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Why Seal a Record in a Family Court Case


Every divorce or family court case deals with information that is embarrassing and personal. You might ask, should I ask my lawyer or the court to seal the records in my case? the answer is that it depends on the parties. Also, it there a real reason to seal your case.

In the case of Ex Parte Gentry,a family court case in Jefferson County, Alabama, the Court sealed the record on its’ own initiative without a hearing from the parties. Gentry and his wife had three children. The wife dies in February 2014. The maternal grandmother and paternal grandfather both filed petitions for visitation in Family Court.

The Father moved to dismiss the claims. The Court in December, 2016, placed the entire case under “Seal” and dismissed the Father’s claims to dismiss the grandparent’s petition for visitation. The Father appealed the ruling more than 42 days after the Order was entered. The Appellate Court denied the appeal on all issues except sealing the record.

The Father argued that the maternal step-grandfather was not a grandparent as defined by the Alabama Code statute 30-3-4.2(a)(1). The father relied on the argument that the grandparents lacked standing in the case. the appellate court held that the appeal was filed untimely and should be denied. The appellate court did rule that the trail court was unjustified to seal the record.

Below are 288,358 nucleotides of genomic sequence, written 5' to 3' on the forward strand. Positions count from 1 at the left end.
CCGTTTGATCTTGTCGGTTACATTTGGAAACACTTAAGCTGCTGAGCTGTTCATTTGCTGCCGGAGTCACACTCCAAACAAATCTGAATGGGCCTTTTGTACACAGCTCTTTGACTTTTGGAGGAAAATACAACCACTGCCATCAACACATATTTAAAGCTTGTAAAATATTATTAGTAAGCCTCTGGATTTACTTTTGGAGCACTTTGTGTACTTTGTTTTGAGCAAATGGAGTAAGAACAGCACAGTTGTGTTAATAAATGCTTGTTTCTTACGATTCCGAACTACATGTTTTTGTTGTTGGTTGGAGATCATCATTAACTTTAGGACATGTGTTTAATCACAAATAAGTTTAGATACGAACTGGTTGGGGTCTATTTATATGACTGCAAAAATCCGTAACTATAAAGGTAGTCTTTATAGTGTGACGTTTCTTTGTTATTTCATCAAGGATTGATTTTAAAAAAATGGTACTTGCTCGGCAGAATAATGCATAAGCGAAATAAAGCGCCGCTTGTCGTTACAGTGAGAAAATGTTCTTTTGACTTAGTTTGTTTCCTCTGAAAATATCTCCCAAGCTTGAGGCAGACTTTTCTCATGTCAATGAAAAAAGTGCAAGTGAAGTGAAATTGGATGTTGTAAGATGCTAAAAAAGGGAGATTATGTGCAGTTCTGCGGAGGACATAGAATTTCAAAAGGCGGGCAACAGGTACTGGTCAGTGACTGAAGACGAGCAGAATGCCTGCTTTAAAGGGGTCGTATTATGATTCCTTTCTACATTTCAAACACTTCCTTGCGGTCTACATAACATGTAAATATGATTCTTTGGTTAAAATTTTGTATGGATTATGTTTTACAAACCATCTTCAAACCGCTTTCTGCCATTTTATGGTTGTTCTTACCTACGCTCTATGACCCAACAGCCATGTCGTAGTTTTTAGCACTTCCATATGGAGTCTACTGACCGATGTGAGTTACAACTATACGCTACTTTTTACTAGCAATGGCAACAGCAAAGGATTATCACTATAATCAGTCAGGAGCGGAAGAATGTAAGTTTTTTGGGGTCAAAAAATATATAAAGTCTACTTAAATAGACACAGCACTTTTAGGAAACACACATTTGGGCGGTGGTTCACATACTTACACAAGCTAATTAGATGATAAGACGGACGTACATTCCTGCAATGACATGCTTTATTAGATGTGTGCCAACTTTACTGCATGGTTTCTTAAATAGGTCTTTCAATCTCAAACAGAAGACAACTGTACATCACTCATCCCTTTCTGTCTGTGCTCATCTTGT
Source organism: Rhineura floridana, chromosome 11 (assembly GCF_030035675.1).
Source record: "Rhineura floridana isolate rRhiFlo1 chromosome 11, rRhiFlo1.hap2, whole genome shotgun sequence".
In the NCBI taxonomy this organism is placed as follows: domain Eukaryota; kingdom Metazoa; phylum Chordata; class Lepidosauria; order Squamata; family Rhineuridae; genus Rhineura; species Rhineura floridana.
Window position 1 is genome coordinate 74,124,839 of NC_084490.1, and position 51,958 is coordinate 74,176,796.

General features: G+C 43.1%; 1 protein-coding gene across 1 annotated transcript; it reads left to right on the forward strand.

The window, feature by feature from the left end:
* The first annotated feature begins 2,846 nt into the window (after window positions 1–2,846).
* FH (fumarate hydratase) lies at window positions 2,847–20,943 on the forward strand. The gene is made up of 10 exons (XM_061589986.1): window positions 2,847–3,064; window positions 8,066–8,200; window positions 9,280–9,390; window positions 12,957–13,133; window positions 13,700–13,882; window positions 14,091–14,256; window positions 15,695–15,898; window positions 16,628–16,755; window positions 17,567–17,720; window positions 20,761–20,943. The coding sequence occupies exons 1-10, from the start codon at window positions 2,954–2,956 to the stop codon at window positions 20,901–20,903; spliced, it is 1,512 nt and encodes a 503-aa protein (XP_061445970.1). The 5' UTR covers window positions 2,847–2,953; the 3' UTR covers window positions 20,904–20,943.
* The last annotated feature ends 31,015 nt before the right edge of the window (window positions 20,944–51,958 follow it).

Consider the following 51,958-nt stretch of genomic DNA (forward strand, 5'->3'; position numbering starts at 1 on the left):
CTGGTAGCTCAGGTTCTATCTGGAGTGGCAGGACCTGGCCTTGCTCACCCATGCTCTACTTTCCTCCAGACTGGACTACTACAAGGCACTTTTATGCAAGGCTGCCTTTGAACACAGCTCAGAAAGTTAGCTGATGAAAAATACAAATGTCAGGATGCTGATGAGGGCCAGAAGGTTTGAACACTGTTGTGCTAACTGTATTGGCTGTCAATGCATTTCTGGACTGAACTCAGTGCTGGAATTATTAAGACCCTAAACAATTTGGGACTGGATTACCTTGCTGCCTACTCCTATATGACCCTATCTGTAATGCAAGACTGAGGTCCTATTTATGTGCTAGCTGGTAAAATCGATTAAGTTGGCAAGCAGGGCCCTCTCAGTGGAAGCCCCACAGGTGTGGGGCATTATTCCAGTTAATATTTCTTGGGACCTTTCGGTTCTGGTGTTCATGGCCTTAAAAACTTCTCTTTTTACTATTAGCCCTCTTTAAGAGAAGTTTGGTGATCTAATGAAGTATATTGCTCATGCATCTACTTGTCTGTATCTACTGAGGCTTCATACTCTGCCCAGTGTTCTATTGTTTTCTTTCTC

The Appellate Court held that a trial court may not seal a record unless a hearing is conducted and there is clear and convincing evidence to seal a record. The appellate court defined ways to seal a record. First, is there a trade secret or commercial information, second, related to national security, third, relates to scandal or defamation information of the parties, fourth, and most importantly, is does the case relate to family matters, divorce, child custody, or adoption.

The most important take away from this case is to decide when to ask a court to seal a record. Sometimes, sealing he record seems like a good idea to protect parties from their information being a public record. However, sealing a record, may also raise questions to the general public as to whether there was more scandalous information that needed to be protected. Therefore, asking a court to seal a record in a family law case should be done on a case by case basis.

If you need a family law or divorce attorney, contact Ingram Law LLC at (205) 335-2640.

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